Part3: Maths in 3 year old’s life


In the previous post, I talked about how the concepts of ‘big’ and ‘small’, ‘more’ and ‘less’ etc. In continuation of the Five part Series of Maths in 3 year old’s life, this time it will be about making them aware of different shapes and sizes.

After going through the ideas discussed in Part 1 and Part 2 , do you think, now it’s time to introduce numbers to your child? You can try, but let him play with shapes first. Ask him to collect all the round shaped things from his toys, kitchen, mama’s closet etc. Let him identify the things with “corners” and also the things without corners.

Introduce the words rectangle, circle etc. later similarly, box shaped things, ball shaped things or glass/pipe shaped things can be identified by the child. Let him trace these shapes on an old news paper/floor using a crayon or chalk.

The child can be given a tumbler, a plate or any other object for this activity. Through this type of activities, the child will be able to identify shapes as well as make grip on crayon/chalk. Let him scribble on slate or old newspapers instead of forcing him to hold a pencil and write.

Help the child to identify primary colours while he/she is using crayon s or playing with blocks or toys. These skills will help him to take interest in mathematics later.

To be continued …..

Part2: Maths in 3 year old’s Life


In the last post, I wrote about introducing ‘pre-number concepts’ to the child instead of directly making them familiar with the numbers. You can read the previous post here .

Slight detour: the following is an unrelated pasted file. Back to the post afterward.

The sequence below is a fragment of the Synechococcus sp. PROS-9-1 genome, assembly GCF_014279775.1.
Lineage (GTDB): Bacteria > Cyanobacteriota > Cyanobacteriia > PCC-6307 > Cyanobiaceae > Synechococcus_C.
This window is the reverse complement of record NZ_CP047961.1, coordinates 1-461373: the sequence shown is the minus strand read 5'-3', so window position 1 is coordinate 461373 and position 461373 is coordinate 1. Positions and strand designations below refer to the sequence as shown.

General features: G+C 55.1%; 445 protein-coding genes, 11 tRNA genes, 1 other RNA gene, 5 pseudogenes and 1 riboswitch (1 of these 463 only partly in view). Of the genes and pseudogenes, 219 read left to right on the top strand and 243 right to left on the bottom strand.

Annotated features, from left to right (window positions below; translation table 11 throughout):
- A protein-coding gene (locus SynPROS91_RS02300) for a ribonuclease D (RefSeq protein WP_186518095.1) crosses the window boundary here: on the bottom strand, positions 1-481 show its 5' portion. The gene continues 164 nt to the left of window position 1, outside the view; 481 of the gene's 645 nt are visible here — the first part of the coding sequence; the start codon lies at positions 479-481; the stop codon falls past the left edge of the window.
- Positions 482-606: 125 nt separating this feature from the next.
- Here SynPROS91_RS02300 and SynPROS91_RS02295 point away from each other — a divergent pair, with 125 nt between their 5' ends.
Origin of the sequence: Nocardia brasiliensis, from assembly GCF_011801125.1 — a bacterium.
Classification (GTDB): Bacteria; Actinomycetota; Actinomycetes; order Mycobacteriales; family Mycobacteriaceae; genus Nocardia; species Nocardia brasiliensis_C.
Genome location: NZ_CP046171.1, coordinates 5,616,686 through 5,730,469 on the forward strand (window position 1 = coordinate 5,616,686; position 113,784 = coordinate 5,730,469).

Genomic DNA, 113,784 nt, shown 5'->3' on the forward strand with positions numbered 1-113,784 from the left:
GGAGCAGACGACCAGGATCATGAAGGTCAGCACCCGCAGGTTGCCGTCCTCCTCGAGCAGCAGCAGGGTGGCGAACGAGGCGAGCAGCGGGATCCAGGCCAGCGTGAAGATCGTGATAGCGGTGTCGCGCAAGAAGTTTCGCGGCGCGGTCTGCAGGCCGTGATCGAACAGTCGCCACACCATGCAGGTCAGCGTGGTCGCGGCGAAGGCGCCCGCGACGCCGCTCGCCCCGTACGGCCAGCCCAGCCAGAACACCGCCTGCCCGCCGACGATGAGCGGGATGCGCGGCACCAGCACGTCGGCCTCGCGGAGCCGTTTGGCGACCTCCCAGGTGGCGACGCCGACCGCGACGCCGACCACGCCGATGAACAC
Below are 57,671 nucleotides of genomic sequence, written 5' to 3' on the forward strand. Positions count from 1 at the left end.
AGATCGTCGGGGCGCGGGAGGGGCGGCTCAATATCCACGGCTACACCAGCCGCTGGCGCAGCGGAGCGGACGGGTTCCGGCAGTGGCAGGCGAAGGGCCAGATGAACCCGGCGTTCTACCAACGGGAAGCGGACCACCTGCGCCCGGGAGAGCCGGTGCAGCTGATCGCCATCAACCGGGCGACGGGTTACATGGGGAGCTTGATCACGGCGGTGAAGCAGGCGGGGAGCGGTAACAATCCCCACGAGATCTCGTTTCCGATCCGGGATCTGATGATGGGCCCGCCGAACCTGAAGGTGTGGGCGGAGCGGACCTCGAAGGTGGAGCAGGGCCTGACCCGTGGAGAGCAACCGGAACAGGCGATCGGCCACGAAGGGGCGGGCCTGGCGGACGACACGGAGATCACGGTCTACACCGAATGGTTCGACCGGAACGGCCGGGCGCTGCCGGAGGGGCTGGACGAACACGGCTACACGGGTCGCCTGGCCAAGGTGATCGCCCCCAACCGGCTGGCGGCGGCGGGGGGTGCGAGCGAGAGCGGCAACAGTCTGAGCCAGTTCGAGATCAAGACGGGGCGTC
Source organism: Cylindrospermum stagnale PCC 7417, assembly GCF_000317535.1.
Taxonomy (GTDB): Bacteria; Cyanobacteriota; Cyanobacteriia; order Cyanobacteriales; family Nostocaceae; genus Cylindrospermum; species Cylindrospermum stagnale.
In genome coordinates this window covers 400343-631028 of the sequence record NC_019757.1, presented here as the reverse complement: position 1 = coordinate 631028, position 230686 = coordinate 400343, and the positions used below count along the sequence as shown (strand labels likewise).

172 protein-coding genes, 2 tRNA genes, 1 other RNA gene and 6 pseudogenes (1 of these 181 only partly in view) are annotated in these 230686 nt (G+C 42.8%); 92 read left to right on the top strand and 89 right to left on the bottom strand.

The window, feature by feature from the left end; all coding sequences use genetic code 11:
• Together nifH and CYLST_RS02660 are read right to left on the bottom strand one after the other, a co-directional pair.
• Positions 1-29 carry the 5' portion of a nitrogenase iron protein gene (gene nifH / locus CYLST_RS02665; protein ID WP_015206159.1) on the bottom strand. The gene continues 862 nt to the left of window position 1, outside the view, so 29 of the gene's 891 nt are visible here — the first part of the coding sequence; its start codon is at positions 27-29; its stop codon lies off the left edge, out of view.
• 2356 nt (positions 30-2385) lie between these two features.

There is no need to make special arrangements to teach these concepts o the child. Make it a part of your daily life conversation. While the family is having dinner, you can talk to the child as follows, “Aaditya, take the smaller plate, give the bigger one to daddy,” “Would you like to drink milk in this smaller glass or that bigger one?”

While keeping the fruits/vegetables in refridgerator, you can say, “Which one is bigger? A tomato or an apple?” “Which one is smaller? A capcicum or a pumpkin?” “Let’s try to keep this watermelon in this small basket, Is it possible? Why?”

Many more situations are possible while you spend time with your child. Whether you are helping the child to take bath or getting ready for school, these concepts can become a part of your conversation. The child will understand these concepts without feeling that he is being taught.